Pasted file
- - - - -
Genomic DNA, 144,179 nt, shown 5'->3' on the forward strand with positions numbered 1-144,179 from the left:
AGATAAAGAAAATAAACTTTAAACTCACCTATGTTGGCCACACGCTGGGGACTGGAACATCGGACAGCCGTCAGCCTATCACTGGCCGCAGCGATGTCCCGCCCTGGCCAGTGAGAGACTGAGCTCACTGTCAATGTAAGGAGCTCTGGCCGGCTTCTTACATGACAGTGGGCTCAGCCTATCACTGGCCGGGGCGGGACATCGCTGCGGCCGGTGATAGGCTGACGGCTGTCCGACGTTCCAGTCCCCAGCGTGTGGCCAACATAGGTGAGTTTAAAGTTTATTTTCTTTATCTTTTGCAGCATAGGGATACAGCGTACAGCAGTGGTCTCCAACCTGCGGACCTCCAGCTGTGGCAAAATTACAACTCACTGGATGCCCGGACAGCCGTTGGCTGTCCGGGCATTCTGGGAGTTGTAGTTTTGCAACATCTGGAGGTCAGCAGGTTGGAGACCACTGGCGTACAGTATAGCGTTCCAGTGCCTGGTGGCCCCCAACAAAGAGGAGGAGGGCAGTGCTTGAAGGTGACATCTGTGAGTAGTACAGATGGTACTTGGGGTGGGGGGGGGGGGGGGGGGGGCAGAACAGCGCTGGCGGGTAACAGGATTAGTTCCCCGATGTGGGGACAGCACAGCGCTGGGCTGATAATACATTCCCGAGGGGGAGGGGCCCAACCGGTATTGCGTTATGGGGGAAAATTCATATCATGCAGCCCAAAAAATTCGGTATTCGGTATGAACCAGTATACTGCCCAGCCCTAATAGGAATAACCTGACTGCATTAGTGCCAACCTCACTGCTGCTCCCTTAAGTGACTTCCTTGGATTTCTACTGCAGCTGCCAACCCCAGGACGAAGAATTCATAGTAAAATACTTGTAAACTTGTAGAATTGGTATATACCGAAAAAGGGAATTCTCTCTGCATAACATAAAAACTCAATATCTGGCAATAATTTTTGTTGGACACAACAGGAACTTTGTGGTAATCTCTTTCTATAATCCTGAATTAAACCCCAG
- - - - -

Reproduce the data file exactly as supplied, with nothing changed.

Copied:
Genomic DNA, 144,179 nt, shown 5'->3' on the forward strand with positions numbered 1-144,179 from the left:
AGATAAAGAAAATAAACTTTAAACTCACCTATGTTGGCCACACGCTGGGGACTGGAACATCGGACAGCCGTCAGCCTATCACTGGCCGCAGCGATGTCCCGCCCTGGCCAGTGAGAGACTGAGCTCACTGTCAATGTAAGGAGCTCTGGCCGGCTTCTTACATGACAGTGGGCTCAGCCTATCACTGGCCGGGGCGGGACATCGCTGCGGCCGGTGATAGGCTGACGGCTGTCCGACGTTCCAGTCCCCAGCGTGTGGCCAACATAGGTGAGTTTAAAGTTTATTTTCTTTATCTTTTGCAGCATAGGGATACAGCGTACAGCAGTGGTCTCCAACCTGCGGACCTCCAGCTGTGGCAAAATTACAACTCACTGGATGCCCGGACAGCCGTTGGCTGTCCGGGCATTCTGGGAGTTGTAGTTTTGCAACATCTGGAGGTCAGCAGGTTGGAGACCACTGGCGTACAGTATAGCGTTCCAGTGCCTGGTGGCCCCCAACAAAGAGGAGGAGGGCAGTGCTTGAAGGTGACATCTGTGAGTAGTACAGATGGTACTTGGGGTGGGGGGGGGGGGGGGGGGGGCAGAACAGCGCTGGCGGGTAACAGGATTAGTTCCCCGATGTGGGGACAGCACAGCGCTGGGCTGATAATACATTCCCGAGGGGGAGGGGCCCAACCGGTATTGCGTTATGGGGGAAAATTCATATCATGCAGCCCAAAAAATTCGGTATTCGGTATGAACCAGTATACTGCCCAGCCCTAATAGGAATAACCTGACTGCATTAGTGCCAACCTCACTGCTGCTCCCTTAAGTGACTTCCTTGGATTTCTACTGCAGCTGCCAACCCCAGGACGAAGAATTCATAGTAAAATACTTGTAAACTTGTAGAATTGGTATATACCGAAAAAGGGAATTCTCTCTGCATAACATAAAAACTCAATATCTGGCAATAATTTTTGTTGGACACAACAGGAACTTTGTGGTAATCTCTTTCTATAATCCTGAATTAAACCCCAG